Euphorbia canariensis – Succulent plant
Euphorbia canariensis is an ornamental succulent shrub that grows up to 3-4 m tall. It clumps profusely from the base, one trunk may produce more than 150 branches. The stems are fleshy, stout, highly succulent, columnar, upright growing, cactus-like. They are deep green to reddish, 4 angled up to 8 cm in diameter slightly spiraled. The surfaces, which are from 2 to 5 cm broad, are plain with a clean and smooth epidermis. The edges are obtuse and of a brown color. The lateral branches form an angle at their base but are straight in the rest of their growth. It has no leaves, instead of bearing spines 5 to 14 mm long.
It produces reddish-green flowers. The maroon red fruits are hanging out of the involucrum and each contains one suspended seed. The milky sap of this plant is poisonous and can cause skin irritations. Therefore Euphorbia should be handled with caution and kept away from children and pets.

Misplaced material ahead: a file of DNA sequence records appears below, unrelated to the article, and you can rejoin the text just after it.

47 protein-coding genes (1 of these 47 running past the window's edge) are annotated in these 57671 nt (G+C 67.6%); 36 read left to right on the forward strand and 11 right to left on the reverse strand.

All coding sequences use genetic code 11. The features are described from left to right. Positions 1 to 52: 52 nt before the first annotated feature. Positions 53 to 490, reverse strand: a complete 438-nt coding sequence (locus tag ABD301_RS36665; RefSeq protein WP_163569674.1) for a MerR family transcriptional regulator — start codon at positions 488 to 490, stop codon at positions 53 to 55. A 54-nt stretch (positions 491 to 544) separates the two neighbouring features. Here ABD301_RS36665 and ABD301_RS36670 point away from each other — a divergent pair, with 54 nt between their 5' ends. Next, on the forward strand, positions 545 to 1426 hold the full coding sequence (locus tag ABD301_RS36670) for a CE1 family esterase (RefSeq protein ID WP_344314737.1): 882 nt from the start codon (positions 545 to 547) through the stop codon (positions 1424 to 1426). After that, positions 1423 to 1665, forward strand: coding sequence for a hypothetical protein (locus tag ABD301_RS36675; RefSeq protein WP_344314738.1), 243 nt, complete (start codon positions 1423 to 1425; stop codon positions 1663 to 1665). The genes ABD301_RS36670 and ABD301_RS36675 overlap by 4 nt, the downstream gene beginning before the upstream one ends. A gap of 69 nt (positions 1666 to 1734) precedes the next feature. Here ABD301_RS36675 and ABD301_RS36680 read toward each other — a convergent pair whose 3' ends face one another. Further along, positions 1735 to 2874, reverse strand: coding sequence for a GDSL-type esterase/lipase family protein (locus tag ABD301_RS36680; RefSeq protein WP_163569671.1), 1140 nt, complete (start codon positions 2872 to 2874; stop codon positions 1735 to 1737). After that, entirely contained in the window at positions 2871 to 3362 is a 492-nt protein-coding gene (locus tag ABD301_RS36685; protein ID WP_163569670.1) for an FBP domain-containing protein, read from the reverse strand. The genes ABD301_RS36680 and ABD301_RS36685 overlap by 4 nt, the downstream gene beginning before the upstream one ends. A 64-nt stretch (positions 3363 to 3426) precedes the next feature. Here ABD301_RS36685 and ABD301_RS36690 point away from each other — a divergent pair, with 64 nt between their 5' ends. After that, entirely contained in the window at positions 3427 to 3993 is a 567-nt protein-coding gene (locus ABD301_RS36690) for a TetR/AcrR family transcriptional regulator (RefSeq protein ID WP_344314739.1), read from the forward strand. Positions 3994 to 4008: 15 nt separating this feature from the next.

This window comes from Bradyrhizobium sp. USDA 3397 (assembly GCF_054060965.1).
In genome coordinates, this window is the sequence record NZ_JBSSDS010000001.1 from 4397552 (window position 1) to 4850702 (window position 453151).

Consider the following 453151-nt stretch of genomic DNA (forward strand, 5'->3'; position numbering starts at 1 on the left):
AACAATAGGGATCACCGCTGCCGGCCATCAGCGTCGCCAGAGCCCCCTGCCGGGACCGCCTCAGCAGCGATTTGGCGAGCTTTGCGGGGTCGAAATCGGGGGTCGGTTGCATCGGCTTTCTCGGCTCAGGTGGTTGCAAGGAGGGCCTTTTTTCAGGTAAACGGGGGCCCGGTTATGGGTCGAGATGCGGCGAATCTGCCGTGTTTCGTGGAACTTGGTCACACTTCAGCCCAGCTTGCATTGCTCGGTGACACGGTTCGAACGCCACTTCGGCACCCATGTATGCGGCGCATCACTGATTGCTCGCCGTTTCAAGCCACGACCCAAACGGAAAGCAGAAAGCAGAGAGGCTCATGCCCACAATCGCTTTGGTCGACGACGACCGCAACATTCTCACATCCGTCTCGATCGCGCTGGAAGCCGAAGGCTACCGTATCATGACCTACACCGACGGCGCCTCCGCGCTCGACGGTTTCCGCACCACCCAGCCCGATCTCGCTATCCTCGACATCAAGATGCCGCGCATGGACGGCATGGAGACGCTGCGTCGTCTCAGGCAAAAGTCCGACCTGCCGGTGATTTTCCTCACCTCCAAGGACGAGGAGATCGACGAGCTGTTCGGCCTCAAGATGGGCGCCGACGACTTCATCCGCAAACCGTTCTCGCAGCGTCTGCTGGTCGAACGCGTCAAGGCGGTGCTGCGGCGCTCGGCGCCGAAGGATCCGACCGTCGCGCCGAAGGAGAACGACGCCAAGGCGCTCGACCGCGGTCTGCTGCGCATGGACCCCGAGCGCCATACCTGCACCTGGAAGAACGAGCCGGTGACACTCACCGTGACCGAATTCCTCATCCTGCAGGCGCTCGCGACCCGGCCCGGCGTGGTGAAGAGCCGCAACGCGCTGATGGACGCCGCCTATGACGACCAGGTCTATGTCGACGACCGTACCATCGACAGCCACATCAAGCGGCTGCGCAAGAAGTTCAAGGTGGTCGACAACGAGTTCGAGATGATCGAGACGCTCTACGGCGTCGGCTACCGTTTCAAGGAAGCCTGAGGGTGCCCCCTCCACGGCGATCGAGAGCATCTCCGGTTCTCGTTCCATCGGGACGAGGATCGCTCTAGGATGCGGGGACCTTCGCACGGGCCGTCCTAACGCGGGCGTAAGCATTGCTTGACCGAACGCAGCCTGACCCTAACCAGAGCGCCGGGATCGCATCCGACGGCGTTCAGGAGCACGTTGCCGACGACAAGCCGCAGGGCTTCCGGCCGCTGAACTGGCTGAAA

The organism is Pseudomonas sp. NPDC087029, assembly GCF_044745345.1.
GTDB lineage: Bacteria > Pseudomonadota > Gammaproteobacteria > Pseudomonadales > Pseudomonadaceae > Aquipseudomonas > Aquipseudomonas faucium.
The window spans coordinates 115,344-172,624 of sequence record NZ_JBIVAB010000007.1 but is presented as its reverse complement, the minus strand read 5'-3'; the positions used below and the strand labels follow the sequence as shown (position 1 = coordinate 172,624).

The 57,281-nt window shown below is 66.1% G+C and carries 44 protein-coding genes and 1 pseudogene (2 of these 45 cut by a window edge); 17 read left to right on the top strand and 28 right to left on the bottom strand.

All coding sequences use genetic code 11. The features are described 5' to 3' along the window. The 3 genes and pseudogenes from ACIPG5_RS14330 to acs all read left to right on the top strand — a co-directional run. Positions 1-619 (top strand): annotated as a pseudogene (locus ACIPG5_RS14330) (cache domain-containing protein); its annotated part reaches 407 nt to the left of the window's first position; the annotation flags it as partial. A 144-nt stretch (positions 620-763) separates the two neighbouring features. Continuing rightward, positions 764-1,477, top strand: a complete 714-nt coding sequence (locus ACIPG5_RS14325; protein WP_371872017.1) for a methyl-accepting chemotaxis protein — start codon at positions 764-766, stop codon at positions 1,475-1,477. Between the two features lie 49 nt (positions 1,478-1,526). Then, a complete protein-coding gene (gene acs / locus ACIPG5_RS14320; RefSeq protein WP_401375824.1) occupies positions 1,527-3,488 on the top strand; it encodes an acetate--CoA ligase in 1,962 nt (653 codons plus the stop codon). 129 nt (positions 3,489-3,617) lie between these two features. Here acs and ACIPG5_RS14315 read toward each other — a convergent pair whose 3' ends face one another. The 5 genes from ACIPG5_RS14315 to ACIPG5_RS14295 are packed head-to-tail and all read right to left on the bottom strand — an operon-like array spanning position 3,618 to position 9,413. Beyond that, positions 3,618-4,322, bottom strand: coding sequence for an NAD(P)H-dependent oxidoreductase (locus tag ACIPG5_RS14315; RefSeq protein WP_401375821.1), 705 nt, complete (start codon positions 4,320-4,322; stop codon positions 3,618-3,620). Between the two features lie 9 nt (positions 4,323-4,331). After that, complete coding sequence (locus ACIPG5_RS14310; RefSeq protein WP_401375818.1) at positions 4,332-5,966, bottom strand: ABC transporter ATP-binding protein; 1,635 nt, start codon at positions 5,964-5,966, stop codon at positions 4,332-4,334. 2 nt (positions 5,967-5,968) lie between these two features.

Canary Island spurge, Canary Candelaber Spurge, Hercules club.
Euphorbia canariensis Forssk., Euphorbia canariensis Thunb., Euphorbia canariensis Tremaut, Tithymalus quadrangularis Kigg.
How to grow and care Euphorbia canariensis
It prefers full to partial sunlight. Provides good sunlight at least 3-5 hours of the day, and turn it regularly so that your plant doesn’t begin to grow lopsided.
It grows well in well-draining, gritty soils, or cactus potting mix. They are not particular about soil pH, but they cannot tolerate wet soil.
Water regularly during the growing season. You can allow the soil to dry out between each watering. No water should ever be allowed to stand around the roots. Keep almost completely dry in winter. Do not water too often to prevent overwatering, which can potentially kill it off.
It prefers an optimal temperature of 60 degrees Fahrenheit – 85 degrees Fahrenheit / 16 degrees Celsius to 29 degrees Celsius.
Fertilize every two weeks with a diluted balanced liquid fertilizer during its growing season in the spring and summer. Avoid fertilizing your plant during the fall and winter months.
It can be easily propagated by seed and cuttings. Take cutting in spring, which needs to be dried out for a couple of weeks in shade before potting. This can be tricky, because of the exuding sap. Rooting hormone is recommended with Euphorbias.
Pests and Diseases
Euphorbia may be susceptible to mealy bugs, scale insects, occasionally spider mites.
Last updated on June 7th, 2021